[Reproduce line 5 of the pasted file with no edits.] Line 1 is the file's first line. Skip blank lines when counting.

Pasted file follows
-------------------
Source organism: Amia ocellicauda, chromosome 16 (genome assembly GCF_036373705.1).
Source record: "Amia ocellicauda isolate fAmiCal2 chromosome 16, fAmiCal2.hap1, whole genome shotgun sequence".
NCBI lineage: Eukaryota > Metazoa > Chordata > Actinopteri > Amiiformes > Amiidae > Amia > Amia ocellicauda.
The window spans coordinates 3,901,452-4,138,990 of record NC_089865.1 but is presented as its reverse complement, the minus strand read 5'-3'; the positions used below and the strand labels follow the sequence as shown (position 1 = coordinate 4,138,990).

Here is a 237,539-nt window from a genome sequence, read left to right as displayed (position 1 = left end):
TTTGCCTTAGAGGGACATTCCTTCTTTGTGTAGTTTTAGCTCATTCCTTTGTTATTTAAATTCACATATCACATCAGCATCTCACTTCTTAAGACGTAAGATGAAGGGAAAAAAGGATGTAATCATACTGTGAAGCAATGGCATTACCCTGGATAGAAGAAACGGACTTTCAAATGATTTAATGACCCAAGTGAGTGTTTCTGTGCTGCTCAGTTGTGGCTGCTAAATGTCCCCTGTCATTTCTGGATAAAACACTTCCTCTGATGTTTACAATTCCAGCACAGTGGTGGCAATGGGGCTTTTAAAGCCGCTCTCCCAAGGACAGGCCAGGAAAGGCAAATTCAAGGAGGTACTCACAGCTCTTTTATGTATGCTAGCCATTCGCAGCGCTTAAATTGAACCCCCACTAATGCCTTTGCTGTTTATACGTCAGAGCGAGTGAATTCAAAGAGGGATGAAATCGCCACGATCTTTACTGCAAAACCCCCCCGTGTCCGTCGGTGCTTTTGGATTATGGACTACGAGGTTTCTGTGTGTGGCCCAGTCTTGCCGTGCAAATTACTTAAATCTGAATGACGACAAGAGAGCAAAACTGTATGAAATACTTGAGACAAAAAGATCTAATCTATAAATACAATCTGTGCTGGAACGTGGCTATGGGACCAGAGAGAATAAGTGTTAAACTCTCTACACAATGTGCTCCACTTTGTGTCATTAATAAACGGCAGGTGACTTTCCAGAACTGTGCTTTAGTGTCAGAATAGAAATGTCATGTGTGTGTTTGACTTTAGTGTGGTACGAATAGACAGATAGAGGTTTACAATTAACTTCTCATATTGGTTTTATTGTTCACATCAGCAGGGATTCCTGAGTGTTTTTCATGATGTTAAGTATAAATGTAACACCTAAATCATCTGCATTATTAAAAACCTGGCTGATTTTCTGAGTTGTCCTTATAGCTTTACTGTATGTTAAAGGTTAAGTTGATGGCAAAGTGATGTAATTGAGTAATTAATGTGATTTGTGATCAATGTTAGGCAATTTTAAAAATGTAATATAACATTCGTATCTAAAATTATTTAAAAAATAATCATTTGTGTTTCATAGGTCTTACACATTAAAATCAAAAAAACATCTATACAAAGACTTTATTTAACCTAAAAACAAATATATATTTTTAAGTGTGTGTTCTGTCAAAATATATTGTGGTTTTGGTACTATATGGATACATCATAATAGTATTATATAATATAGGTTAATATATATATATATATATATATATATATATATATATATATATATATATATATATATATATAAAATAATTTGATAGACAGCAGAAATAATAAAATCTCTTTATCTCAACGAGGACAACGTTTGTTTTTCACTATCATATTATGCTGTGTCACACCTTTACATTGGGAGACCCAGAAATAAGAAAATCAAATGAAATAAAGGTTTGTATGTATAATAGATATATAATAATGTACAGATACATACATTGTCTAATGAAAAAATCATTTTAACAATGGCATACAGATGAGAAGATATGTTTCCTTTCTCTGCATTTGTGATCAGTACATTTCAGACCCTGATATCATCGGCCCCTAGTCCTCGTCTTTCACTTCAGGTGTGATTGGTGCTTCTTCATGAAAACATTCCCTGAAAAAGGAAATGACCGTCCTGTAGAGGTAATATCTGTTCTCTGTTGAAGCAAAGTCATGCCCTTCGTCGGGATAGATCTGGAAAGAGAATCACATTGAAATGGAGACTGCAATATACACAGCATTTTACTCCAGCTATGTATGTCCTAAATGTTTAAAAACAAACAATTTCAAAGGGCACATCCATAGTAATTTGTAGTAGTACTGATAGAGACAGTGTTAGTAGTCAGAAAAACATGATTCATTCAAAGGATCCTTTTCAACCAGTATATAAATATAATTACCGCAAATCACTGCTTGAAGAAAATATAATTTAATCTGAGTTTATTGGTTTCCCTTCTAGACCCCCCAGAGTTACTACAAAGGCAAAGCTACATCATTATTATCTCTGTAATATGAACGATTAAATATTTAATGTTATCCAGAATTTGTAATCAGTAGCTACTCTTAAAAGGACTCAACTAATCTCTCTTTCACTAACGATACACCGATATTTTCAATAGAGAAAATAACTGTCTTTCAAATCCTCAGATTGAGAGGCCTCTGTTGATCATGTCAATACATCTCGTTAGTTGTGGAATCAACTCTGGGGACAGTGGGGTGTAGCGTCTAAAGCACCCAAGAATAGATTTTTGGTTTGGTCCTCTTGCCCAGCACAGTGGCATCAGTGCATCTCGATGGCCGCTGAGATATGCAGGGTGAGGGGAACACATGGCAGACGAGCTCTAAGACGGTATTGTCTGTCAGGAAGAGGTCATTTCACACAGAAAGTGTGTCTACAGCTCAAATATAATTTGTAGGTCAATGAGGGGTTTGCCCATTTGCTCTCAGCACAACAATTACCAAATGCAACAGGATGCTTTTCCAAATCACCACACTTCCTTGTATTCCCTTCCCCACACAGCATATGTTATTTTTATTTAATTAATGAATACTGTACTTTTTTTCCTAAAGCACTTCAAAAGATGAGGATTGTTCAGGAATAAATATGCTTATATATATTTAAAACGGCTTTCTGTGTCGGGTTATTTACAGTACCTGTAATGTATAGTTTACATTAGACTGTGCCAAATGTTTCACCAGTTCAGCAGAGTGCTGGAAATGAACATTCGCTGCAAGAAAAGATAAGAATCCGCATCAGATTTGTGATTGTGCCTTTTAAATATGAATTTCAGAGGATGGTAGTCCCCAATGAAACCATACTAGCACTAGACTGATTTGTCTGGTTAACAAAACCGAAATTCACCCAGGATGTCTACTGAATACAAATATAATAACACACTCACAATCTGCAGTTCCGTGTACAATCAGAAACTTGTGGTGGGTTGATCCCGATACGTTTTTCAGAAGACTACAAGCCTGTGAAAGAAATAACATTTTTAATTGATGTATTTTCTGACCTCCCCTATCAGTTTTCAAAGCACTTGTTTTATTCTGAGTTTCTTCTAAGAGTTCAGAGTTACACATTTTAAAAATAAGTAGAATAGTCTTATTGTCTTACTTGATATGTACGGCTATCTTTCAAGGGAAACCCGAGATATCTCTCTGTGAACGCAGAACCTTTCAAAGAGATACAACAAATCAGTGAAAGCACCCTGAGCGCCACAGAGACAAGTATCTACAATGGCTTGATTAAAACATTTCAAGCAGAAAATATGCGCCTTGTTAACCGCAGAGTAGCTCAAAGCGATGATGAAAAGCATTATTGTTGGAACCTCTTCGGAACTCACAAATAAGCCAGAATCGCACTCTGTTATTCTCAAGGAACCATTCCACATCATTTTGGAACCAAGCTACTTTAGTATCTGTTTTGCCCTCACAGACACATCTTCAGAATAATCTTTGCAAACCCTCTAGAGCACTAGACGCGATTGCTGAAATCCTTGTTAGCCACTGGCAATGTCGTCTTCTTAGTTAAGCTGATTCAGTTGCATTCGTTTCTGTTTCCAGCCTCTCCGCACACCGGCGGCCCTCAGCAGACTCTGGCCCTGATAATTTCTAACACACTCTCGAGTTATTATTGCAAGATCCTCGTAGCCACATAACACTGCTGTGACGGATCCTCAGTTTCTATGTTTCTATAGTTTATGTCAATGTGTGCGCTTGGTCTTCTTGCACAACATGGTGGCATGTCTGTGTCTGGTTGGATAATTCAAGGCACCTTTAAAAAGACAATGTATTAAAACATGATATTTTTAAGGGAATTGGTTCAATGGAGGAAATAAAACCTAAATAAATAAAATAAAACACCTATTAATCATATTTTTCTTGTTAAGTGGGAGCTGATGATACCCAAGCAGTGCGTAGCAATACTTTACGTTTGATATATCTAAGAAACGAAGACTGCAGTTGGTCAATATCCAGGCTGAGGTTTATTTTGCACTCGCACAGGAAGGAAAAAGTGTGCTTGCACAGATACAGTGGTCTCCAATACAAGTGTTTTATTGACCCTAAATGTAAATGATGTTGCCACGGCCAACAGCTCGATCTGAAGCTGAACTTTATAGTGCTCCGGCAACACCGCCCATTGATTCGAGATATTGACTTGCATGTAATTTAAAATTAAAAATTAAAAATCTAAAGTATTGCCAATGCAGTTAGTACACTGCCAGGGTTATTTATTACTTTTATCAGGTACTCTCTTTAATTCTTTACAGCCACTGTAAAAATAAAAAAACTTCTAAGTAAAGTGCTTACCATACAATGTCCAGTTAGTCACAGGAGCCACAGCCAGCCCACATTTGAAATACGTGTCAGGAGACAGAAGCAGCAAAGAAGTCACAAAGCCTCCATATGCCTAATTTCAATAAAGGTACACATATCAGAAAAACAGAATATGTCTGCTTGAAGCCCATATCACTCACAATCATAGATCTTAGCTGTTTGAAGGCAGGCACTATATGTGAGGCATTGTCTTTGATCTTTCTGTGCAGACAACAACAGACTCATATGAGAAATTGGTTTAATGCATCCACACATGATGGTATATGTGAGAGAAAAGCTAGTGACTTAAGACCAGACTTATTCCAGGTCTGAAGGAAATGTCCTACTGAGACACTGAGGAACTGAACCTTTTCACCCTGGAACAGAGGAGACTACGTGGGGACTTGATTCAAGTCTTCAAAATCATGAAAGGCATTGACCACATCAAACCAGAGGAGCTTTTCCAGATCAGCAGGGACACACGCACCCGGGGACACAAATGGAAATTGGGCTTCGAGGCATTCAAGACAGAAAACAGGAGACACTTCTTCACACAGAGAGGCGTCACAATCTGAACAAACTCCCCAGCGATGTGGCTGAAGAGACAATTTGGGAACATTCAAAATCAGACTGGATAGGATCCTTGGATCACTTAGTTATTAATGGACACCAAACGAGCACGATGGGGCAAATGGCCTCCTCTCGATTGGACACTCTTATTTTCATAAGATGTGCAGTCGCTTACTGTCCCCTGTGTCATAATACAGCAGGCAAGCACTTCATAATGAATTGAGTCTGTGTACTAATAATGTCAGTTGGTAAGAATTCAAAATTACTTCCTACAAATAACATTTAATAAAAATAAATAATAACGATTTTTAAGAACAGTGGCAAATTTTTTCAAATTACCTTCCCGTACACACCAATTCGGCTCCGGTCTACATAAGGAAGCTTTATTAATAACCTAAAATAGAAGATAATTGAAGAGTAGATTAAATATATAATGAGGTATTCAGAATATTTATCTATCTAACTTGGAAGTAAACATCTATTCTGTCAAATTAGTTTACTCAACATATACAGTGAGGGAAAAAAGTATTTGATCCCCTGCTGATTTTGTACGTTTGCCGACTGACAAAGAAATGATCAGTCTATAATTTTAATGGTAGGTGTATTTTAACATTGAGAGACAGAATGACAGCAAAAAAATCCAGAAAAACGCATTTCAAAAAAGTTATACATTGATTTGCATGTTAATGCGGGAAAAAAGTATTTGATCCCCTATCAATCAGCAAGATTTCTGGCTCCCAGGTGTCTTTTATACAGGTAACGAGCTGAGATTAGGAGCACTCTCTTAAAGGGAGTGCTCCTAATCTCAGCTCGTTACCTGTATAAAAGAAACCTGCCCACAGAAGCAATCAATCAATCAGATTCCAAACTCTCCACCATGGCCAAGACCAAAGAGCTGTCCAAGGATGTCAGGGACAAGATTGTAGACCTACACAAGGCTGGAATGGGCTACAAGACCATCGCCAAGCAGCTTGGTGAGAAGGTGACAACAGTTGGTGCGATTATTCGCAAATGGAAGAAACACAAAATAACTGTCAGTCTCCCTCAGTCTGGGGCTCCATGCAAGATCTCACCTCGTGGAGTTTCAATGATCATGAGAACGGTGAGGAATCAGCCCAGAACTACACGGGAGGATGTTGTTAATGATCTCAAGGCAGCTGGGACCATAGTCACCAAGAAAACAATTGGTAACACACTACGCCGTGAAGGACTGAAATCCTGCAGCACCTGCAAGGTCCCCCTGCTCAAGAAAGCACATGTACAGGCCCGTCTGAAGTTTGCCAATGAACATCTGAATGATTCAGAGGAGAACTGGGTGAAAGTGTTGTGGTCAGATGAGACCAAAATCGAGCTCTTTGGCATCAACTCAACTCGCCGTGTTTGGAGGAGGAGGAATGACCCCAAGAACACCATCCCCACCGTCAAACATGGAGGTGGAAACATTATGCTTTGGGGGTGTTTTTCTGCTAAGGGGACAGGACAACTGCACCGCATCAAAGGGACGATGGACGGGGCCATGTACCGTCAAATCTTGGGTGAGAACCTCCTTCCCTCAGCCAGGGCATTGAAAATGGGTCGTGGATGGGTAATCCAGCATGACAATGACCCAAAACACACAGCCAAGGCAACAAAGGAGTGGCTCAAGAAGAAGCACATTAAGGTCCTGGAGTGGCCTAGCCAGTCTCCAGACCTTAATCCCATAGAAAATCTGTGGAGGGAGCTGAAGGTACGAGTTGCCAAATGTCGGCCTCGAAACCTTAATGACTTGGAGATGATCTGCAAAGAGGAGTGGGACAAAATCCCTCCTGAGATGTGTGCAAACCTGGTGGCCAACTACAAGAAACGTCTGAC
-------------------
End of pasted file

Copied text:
Here is a 237,539-nt window from a genome sequence, read left to right as displayed (position 1 = left end):